That is not to compare Mr. Sterling’s relationship with his alleged mistress to these previous examples. Ms. Stiviano has autonomy over her life that Sally Hemings and Carrie Butler did not. She chose to enter a relationship with this man, even though he was sued by the Department of Justice for housing discrimination.
Nor do I mean to compare Mr. Sterling to a slave owner. However, the cognitive dissonance between being racist and having sexual relations with the very group you discriminate against are similar.
Racism is by definition the viewing of one race to be inferior to your own.
It is a loaded term that means a lot more than merely disliking someone else because they belong to another race. It means you view them as other, subhuman or not equal to you.
There is a systematic, and there has been from the dawn of our Republic, exploitation of African Americans at the economic behest of a privileged power structure. We may play for basketball teams, make a lot of money, hell even have a Black President, however that does not mean racism is dead.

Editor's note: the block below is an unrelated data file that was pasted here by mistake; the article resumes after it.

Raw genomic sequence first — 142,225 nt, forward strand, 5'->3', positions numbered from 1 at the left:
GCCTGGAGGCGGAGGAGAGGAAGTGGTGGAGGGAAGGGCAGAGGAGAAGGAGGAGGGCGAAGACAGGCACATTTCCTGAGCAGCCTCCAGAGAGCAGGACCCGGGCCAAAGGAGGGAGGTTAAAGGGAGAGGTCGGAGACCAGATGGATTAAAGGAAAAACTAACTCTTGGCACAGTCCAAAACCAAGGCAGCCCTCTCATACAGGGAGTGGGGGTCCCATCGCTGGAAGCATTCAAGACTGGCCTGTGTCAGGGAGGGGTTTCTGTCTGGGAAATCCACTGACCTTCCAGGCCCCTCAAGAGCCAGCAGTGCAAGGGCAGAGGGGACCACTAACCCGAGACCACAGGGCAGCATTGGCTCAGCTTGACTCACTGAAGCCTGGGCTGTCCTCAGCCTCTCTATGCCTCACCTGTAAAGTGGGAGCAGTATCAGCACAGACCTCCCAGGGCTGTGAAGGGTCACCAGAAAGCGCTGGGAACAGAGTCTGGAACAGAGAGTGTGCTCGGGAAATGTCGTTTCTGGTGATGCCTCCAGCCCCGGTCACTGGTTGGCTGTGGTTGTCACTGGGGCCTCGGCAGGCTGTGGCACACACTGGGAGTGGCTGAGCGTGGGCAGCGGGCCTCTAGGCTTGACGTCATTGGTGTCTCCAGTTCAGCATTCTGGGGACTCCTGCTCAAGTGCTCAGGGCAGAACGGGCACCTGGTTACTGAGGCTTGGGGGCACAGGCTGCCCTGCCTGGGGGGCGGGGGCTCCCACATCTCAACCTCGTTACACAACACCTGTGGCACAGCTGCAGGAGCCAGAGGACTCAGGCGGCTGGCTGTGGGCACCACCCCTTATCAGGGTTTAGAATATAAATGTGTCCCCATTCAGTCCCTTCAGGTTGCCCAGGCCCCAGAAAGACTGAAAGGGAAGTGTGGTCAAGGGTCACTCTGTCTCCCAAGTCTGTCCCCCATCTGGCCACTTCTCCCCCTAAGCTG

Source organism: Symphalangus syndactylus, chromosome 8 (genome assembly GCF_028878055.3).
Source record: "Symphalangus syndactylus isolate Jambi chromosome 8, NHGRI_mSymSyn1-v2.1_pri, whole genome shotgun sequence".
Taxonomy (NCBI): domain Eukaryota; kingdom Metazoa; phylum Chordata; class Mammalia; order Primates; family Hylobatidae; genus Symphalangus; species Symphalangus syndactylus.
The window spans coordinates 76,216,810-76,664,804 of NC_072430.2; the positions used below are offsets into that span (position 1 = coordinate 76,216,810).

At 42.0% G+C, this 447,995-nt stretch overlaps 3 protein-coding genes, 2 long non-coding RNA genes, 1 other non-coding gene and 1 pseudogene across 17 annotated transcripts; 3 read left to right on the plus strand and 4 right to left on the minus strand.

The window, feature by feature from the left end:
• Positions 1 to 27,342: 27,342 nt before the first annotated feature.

This is how Mr. Sterling can own a basketball team in a league that is 80 percent black and still be racists.
Our nation was unfortunately built this way. Who do you think built the monuments in D.C and the very White House at the epicenter of our nation’s capital? It was not paid labor, that’s for sure. Yet Cliven Bundy, the Nevada rancher, experienced when he ponders out loud if black people would have been better off as slaves.
Like slavery was a walk in the park…ok there, pal. It’s 2014. People still talk like this. Huh. So much for that “post-racial” society talks…
Reverse racism is not a thing.